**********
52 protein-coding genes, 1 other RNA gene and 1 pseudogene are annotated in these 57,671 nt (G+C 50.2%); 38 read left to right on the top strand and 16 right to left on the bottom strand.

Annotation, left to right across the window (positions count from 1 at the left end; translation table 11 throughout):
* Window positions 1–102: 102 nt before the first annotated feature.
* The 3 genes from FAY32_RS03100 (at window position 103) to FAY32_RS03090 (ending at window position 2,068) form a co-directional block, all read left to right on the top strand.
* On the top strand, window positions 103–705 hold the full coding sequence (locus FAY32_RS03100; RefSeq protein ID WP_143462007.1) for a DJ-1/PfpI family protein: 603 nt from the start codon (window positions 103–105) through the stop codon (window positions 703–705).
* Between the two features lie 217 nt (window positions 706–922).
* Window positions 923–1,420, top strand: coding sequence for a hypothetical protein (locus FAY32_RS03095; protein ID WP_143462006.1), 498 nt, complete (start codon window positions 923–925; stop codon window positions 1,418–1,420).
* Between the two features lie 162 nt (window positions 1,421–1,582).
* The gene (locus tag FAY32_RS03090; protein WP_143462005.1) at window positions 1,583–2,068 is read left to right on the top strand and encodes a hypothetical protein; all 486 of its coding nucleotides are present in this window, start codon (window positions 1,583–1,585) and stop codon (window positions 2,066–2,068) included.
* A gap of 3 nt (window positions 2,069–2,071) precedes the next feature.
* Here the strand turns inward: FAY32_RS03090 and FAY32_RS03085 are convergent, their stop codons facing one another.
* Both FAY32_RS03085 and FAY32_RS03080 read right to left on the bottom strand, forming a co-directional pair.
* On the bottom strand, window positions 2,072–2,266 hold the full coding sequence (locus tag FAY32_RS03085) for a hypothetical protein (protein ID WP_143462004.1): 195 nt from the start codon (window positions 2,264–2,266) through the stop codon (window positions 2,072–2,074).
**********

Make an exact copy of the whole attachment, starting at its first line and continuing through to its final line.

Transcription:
52 protein-coding genes, 1 other RNA gene and 1 pseudogene are annotated in these 57,671 nt (G+C 50.2%); 38 read left to right on the top strand and 16 right to left on the bottom strand.

Annotation, left to right across the window (positions count from 1 at the left end; translation table 11 throughout):
* Window positions 1–102: 102 nt before the first annotated feature.
* The 3 genes from FAY32_RS03100 (at window position 103) to FAY32_RS03090 (ending at window position 2,068) form a co-directional block, all read left to right on the top strand.
* On the top strand, window positions 103–705 hold the full coding sequence (locus FAY32_RS03100; RefSeq protein ID WP_143462007.1) for a DJ-1/PfpI family protein: 603 nt from the start codon (window positions 103–105) through the stop codon (window positions 703–705).
* Between the two features lie 217 nt (window positions 706–922).
* Window positions 923–1,420, top strand: coding sequence for a hypothetical protein (locus FAY32_RS03095; protein ID WP_143462006.1), 498 nt, complete (start codon window positions 923–925; stop codon window positions 1,418–1,420).
* Between the two features lie 162 nt (window positions 1,421–1,582).
* The gene (locus tag FAY32_RS03090; protein WP_143462005.1) at window positions 1,583–2,068 is read left to right on the top strand and encodes a hypothetical protein; all 486 of its coding nucleotides are present in this window, start codon (window positions 1,583–1,585) and stop codon (window positions 2,066–2,068) included.
* A gap of 3 nt (window positions 2,069–2,071) precedes the next feature.
* Here the strand turns inward: FAY32_RS03090 and FAY32_RS03085 are convergent, their stop codons facing one another.
* Both FAY32_RS03085 and FAY32_RS03080 read right to left on the bottom strand, forming a co-directional pair.
* On the bottom strand, window positions 2,072–2,266 hold the full coding sequence (locus tag FAY32_RS03085) for a hypothetical protein (protein ID WP_143462004.1): 195 nt from the start codon (window positions 2,264–2,266) through the stop codon (window positions 2,072–2,074).